3. Make sure that the SMART_HOST entry in sendmail.mc has been commented out. The mail server doesn't need a SMART_HOST entry in its sendmail.mc file. Comment this out with a dnl at the beginning, if necessary.
dnl # specified domains appear to be sent from mydomain.com
dnl # masquerade not just the headers, but the envelope as well
dnl # masquerade not just @mydomainalias.com, but @*.mydomainalias.com as well
Generate the New Sendmail Configuration File /etc/mail/sendmail.cf
When mail passes through a sendmail server the mail routing information in its header is analyzed, and sometimes modified, according to the desires of the systems administrator. As previously mentioned, using a series of highly complicated regular expressions listed in the /etc/mail/sendmail.cf file, sendmail inspects this header and then acts accordingly.
In recognition of the complexity of the /etc/mail/sendmail.cf file, a much simpler file named /etc/mail/sendmail.mc was created, and it contains more understandable instructions for systems administrators to use (which is what we just edited). These are then interpreted by a number of macro routines to create the sendmail.cf file. After editing sendmail.mc, you must always run the macros and restart sendmail for the changes to take effect.
Once you finish editing the sendmail.mc file with the above changes, you can then execute the make command while in the /etc/mail directory to regenerate the new sendmail.cf file.
sudo make -C /etc/mail
Shutting down sendmail: [ OK ]
Starting sendmail: [ OK ]
Starting sm-client: [ OK ]
When sendmail receives mail, it needs a way of determining whether it is responsible for the mail it receives. It uses the /etc/mail/local-host-names file to do this. This file has a list of host names and domains for which sendmail accepts responsibility. For example, if this mail server was to accept mail for the domain [server].[domain].[name] then the file would look like this:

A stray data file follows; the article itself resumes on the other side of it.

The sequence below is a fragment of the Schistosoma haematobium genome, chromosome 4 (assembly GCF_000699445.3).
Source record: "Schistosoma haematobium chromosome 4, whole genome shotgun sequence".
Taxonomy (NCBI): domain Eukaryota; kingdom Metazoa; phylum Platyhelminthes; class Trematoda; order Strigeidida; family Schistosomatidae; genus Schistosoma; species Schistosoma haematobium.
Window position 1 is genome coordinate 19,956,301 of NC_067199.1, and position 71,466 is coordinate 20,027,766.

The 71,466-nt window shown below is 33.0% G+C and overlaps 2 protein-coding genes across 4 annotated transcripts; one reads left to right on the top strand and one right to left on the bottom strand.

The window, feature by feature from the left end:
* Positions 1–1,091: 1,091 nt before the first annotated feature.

Which User Should Really Receive The Mail?
After checking the contents of the virtusertable, sendmail checks the aliases files to determine the ultimate recipient of mail. If there is no match in the virtusertable file, sendmail automatically checks /etc/aliases.
You can think of the /etc/aliases file as a mailing list file. The first column has the mailing list name (sometimes called a virtual mailbox), and the second column has the members of the mailing list separated by commas.
To start, sendmail searches the first column of the file for a match. If there is no match, then sendmail assumes the recipient is a regular user on the local server and deposits the mail in their mailbox. If it finds a match in the first column, sendmail notes the nickname entry in the second column. It then searches for the nickname again in the first column to see if the recipient isn't on yet another mailing list. If sendmail doesn't find a duplicate, it assumes the recipient is a regular user on the local server and deposits the mail in their mailbox. If the recipient is a mailing list, then sendmail goes through the process all over again to determine if any of the members is on yet another list, and when it is all finished, they all get a copy of the e-mail message.
Because aliases can be very useful, here is an example for your /etc/aliases file:
# Directors of my company
One important note about the /etc/aliases file: By default, your system uses sendmail to mail system messages to local user root. When sendmail sends e-mail to a local user, the mail has no To: in the e-mail header. If you then use a mail client with a spam mail filtering rule to reject mail with no To: in the header, such as Outlook Express or Evolution, you may find yourself dumping legitimate mail.
To get around this, try making root have an alias for a user with a fully qualified domain name, this forces sendmail to insert the correct fields in the header; for example:
root: [master user]@[domain].[name]